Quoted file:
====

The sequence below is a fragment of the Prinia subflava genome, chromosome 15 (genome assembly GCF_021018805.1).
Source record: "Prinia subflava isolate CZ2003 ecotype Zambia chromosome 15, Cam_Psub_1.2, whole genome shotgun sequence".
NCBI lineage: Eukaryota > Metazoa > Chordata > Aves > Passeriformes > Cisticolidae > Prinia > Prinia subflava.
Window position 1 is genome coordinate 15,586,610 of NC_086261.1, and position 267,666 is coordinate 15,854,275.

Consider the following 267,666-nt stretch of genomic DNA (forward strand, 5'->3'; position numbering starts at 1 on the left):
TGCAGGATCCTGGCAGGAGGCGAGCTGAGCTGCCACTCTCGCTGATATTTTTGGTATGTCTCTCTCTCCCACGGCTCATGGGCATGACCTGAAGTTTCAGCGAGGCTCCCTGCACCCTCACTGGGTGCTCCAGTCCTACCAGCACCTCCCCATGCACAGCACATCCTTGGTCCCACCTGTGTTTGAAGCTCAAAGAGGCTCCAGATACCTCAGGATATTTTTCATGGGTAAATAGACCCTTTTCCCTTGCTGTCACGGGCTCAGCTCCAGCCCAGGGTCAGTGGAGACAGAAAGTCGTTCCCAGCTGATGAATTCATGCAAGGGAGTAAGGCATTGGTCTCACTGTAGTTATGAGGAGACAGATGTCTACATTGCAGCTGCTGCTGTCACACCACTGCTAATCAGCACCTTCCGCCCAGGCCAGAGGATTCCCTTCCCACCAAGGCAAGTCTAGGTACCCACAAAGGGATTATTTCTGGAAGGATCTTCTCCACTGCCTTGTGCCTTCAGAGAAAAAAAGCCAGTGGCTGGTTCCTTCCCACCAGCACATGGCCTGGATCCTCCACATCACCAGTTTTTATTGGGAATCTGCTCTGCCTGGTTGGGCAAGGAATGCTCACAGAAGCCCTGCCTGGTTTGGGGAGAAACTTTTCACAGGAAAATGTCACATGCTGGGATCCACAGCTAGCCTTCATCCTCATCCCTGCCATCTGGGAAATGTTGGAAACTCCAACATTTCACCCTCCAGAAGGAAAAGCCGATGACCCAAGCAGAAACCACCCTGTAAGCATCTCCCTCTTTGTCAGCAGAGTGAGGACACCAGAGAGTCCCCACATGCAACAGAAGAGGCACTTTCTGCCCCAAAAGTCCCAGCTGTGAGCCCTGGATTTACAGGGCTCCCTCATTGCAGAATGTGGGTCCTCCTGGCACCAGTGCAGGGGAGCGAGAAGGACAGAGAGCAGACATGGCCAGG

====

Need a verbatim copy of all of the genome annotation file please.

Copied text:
The sequence below is a fragment of the Prinia subflava genome, chromosome 15 (genome assembly GCF_021018805.1).
Source record: "Prinia subflava isolate CZ2003 ecotype Zambia chromosome 15, Cam_Psub_1.2, whole genome shotgun sequence".
NCBI lineage: Eukaryota > Metazoa > Chordata > Aves > Passeriformes > Cisticolidae > Prinia > Prinia subflava.
Window position 1 is genome coordinate 15,586,610 of NC_086261.1, and position 267,666 is coordinate 15,854,275.

Consider the following 267,666-nt stretch of genomic DNA (forward strand, 5'->3'; position numbering starts at 1 on the left):
TGCAGGATCCTGGCAGGAGGCGAGCTGAGCTGCCACTCTCGCTGATATTTTTGGTATGTCTCTCTCTCCCACGGCTCATGGGCATGACCTGAAGTTTCAGCGAGGCTCCCTGCACCCTCACTGGGTGCTCCAGTCCTACCAGCACCTCCCCATGCACAGCACATCCTTGGTCCCACCTGTGTTTGAAGCTCAAAGAGGCTCCAGATACCTCAGGATATTTTTCATGGGTAAATAGACCCTTTTCCCTTGCTGTCACGGGCTCAGCTCCAGCCCAGGGTCAGTGGAGACAGAAAGTCGTTCCCAGCTGATGAATTCATGCAAGGGAGTAAGGCATTGGTCTCACTGTAGTTATGAGGAGACAGATGTCTACATTGCAGCTGCTGCTGTCACACCACTGCTAATCAGCACCTTCCGCCCAGGCCAGAGGATTCCCTTCCCACCAAGGCAAGTCTAGGTACCCACAAAGGGATTATTTCTGGAAGGATCTTCTCCACTGCCTTGTGCCTTCAGAGAAAAAAAGCCAGTGGCTGGTTCCTTCCCACCAGCACATGGCCTGGATCCTCCACATCACCAGTTTTTATTGGGAATCTGCTCTGCCTGGTTGGGCAAGGAATGCTCACAGAAGCCCTGCCTGGTTTGGGGAGAAACTTTTCACAGGAAAATGTCACATGCTGGGATCCACAGCTAGCCTTCATCCTCATCCCTGCCATCTGGGAAATGTTGGAAACTCCAACATTTCACCCTCCAGAAGGAAAAGCCGATGACCCAAGCAGAAACCACCCTGTAAGCATCTCCCTCTTTGTCAGCAGAGTGAGGACACCAGAGAGTCCCCACATGCAACAGAAGAGGCACTTTCTGCCCCAAAAGTCCCAGCTGTGAGCCCTGGATTTACAGGGCTCCCTCATTGCAGAATGTGGGTCCTCCTGGCACCAGTGCAGGGGAGCGAGAAGGACAGAGAGCAGACATGGCCAGG